Holy Basil Mackerel

April 22, 2011

Here’s when I knew I’d crossed the Asian Rubicon.

Faced with the breakfast choice of my mother’s recipe for cinnamon-y French toast or crisp fried mackerel with sweet potato rice, I opted for the oily fish… at eight o’clock in the morning. This was about fourteen years ago, and if you don’t think that spawned an identity crisis, imagine how many other trappings of my former self subsequently fell by the wayside thanks to that fateful meal. I was no longer the enchanted observer of Asia. I was officially subsumed.

I know, I know, subsumed by a mackerel? Of all fish to deliver an epiphany. Why not Arctic char? Or halibut? Why the one that reminds me of Morris the Cat and his tins of Nine Lives?

I imagine some of you think you detest mackerel, and you’re not alone, believe me. No matter how savory I’ve made the description and how delicious the recipe, the very word mackerel on a menu pretty much dooms a dish (although it’s a lot better than this doozie: Unripe Mango with Hot Chilies, Shrimp Paste and Boiled Cow’s Nose, which, honest to God, appears on the translated menu at a local eatery on Jalan Sumatra in Denpasar, as if anyone who needs the English menu would ever order it).

But I digress.

Fried oily fish, I discovered early in my marriage, is irresistible. When Gusky and I first lived in San Francisco, he so longed for his beloved pindang—boiled, salty mackerel—that it didn’t take him long to discover an alternative: canned sardines. At the supermarket, it seemed like a good idea to me since sardines were cheap, and we were broke. But what we saved on our food bill we ended up squandering on frying oil and dish detergent, because once back in our kitchen Gusky would whip out the wok at about eleven in the morning and deep-fry the suckers until they could almost snap, splattering grease all over the stove and the wall behind it. I hated the clean up, I hated how the whole fish routine ate a chunk out of our day, I hated the pungent smell pervading our apartment and having to thrust open the windows to the foggy San Francisco air, but damn if those sardines didn’t make for a good lunch.

And now, back in Bali, fried pindang is more often than I should admit the centerpiece of my breakfast. Me and probably 20 million Indonesians, so if that doesn’t convince you of its merit, how about mackerel as a superfood rich in omega-3, cheap and, as fish in our beleaguered oceans go, pretty plentiful.

Salted Mackerel with Tomato and Holy Basil

HERE’S WHAT YOU NEED:

To make the boiled pindang (enough fish for 2 of the finished dish recipes):

2 whole mackerel, about 500 grams (a little over 1 pound) each, gutted, heads and tails removed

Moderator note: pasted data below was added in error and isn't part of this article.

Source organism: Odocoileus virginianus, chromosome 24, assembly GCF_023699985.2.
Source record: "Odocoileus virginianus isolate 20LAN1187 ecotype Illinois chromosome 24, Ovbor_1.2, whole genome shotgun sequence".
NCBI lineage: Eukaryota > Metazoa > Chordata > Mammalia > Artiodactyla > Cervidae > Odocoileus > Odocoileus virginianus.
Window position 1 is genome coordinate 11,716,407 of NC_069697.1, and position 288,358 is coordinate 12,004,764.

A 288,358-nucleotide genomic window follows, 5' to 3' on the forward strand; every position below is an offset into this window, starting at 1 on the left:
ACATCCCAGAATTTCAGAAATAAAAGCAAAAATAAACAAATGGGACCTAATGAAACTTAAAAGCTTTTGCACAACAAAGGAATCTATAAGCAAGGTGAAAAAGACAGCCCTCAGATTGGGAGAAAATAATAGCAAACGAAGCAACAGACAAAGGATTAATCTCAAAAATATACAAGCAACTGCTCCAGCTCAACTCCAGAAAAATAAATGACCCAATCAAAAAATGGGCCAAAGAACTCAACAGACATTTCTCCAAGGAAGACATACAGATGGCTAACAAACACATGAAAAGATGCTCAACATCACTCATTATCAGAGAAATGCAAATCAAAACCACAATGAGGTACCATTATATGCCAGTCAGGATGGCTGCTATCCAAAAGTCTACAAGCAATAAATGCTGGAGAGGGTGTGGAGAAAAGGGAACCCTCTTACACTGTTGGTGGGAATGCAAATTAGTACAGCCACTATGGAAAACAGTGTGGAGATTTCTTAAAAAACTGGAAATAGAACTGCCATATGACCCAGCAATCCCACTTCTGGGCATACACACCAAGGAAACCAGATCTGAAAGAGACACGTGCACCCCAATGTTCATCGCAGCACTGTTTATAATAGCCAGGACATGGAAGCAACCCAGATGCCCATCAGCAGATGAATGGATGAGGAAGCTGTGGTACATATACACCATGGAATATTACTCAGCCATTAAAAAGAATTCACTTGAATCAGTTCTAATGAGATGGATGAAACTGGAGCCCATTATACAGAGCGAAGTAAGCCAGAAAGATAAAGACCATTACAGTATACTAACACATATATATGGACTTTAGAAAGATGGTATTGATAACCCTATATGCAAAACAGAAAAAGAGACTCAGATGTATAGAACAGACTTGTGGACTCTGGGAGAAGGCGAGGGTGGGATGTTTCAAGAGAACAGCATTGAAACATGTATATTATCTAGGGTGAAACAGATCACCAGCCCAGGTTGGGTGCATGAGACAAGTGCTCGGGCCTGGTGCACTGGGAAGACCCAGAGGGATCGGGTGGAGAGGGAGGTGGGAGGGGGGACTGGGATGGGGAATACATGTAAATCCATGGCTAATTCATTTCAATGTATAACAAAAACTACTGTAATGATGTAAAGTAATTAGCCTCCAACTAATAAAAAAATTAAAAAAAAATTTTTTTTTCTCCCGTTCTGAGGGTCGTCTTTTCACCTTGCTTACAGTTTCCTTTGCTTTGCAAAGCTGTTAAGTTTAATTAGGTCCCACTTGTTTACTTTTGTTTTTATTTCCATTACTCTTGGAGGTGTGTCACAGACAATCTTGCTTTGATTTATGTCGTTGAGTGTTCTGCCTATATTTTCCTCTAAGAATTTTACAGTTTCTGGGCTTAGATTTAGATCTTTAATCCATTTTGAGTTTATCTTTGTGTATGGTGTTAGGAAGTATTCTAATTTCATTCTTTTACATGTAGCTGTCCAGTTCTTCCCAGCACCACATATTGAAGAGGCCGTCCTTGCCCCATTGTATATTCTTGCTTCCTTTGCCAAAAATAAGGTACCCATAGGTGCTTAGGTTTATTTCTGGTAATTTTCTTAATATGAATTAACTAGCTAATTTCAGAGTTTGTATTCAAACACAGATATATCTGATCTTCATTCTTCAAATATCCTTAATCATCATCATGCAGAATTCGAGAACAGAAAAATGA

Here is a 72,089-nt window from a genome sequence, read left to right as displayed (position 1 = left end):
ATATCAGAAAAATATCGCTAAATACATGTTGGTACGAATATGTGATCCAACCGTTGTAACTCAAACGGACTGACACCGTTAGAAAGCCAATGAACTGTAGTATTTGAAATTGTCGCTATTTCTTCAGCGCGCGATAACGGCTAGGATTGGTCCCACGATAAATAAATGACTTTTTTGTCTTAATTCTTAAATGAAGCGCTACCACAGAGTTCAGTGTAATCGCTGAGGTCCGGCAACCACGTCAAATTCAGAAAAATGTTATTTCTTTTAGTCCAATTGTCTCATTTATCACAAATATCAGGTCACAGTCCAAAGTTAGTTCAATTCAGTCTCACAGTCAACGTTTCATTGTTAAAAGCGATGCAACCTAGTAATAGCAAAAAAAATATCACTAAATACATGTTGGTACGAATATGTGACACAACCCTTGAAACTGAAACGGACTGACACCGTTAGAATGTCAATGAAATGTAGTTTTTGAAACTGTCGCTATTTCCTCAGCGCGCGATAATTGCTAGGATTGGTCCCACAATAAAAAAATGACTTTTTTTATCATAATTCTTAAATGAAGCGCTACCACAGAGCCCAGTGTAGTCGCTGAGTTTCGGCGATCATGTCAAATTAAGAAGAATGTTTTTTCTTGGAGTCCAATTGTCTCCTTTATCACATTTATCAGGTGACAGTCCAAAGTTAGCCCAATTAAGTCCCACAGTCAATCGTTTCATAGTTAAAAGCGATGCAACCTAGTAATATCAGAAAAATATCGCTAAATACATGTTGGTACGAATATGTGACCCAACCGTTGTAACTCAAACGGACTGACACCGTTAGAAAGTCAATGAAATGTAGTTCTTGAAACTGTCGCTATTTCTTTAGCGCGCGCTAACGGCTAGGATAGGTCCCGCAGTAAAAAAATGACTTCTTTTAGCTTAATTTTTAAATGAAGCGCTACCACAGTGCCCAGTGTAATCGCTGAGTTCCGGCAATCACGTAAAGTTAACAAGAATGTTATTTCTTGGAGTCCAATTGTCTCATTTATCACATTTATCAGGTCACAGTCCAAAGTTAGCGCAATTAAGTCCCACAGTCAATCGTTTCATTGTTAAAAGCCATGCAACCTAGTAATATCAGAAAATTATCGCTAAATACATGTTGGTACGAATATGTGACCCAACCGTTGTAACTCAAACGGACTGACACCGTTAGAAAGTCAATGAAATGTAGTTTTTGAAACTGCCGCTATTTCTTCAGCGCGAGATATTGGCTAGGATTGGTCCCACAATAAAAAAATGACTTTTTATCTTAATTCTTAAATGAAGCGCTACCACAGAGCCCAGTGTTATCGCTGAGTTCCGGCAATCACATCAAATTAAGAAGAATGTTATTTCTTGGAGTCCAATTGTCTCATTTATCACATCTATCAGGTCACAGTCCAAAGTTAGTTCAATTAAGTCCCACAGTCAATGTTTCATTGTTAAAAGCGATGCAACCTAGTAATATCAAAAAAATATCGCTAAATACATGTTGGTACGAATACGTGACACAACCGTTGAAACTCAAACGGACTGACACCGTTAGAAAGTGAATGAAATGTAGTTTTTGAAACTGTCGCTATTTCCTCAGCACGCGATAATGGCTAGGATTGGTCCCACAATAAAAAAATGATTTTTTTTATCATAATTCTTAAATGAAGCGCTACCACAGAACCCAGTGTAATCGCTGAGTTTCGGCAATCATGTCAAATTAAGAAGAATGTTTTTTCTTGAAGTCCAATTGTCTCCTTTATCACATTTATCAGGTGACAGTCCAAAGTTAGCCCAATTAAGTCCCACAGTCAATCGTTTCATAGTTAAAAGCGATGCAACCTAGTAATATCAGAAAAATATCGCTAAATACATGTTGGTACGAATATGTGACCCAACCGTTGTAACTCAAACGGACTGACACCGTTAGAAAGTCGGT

6 fresh daun salam (Indian bay leaves), or dried
4 cloves peeled garlic
3 5-mm (1/4-inch) slices fresh galangal, lightly pounded
2 stalks lemongrass, bottom part lightly pounded
2 fresh kaffir leaves, bruised
1 liter (a little over 1 quart) water
5 tablespoons kosher salt

For the finished dish:

2 tablespoons grapeseed or other neutral oil, plus oil for deep frying
30 g (1 ounce) sliced shallots
3 cloves garlic, sliced
2 small tomatoes, about 170 g (6 ounces), chopped
1 hot chili, finely sliced, or more to taste
1 teaspoon sugar
1 teaspoon salt
2 tablespoons water
1 handful fresh holy basil leaves, or Thai basil, or lemon basil (kemangi)

HERE’S WHAT TO DO:

To make the pindang, place the fish in a 3-liter sauce pan with all the daun salam, garlic, galangal, lemongrass, kaffir leaf, and water. The fish should be submerged. Add the (yes, very large amount of) salt. Slowly bring to a simmer over medium-low heat and cook for about 40 minutes. Remove from heat, leave the fish in the broth and allow it to come to room temperature. Once the fish is cool enough to handle, use a sharp knife to remove the skin, gently running the blade from neck to tail. Once skin is removed, gently pull the fish into two pieces along the central bone, then separate those two pieces lengthwise into two, following the natural musculature, to produce 4 quarters. Discard the bones. Repeat with the other fish, and set that one aside for future use.

To make the finished dish, cut one of the quartered pindang into 4 cm (1 1/2 inch) pieces, gently crush the pieces with the side of your blade, and deep fry in a wok over medium heat until crisp, about 4 to 7 minutes, depending on the thickness of the flesh. Remove from heat and set aside to rest on a paper towel. (If you are feeding more people, you can use both fish and double the recipe for the finished dish.)

Wipe the wok clean with a paper towel and heat 2 tablespoons of oil over medium heat. Add the shallots and garlic and cook and stir continuously until they start to soften. Raise the heat to high and stir in the tomatoes, sugar, and salt and cook and stir quite vigorously until the tomatoes are a bit dry, about 2 minutes. Add the water and continue to cook and stir until the sauce is thick, about 1 minute, then toss in the basil and cook until it just wilts. Toss in the fried pindang until it is coated with the sauce and remove from heat.

Serve with rice, and enjoy with what I’m drinking with them now… a bottle of Sicilian Angheli.

On a personal note, Joe C this is for you. And thank you Wendy, from Kevala Ceramics, for lending me the pretty grey and green plate.

 

4 comments.

  1. You’re right about people perceiving mackerel as a food for cats, but your recipe could change that. For a start, I’d enjoy sampling the dish and seeing where that leads.

     ~ Bobby, April 23, 2011 at 5:56 am.
  2. good post, added you to my RSS reader.
    My website is Vegetarian diet plan.

     ~ Low cholesterol diet, June 9, 2011 at 5:36 pm.
  3. This dish is brilliant! Thank you!

     ~ Mike, July 9, 2013 at 3:42 am.
  4. Thank you. I love it too.

     ~ Kitchen in Surgency, December 20, 2013 at 3:46 am.

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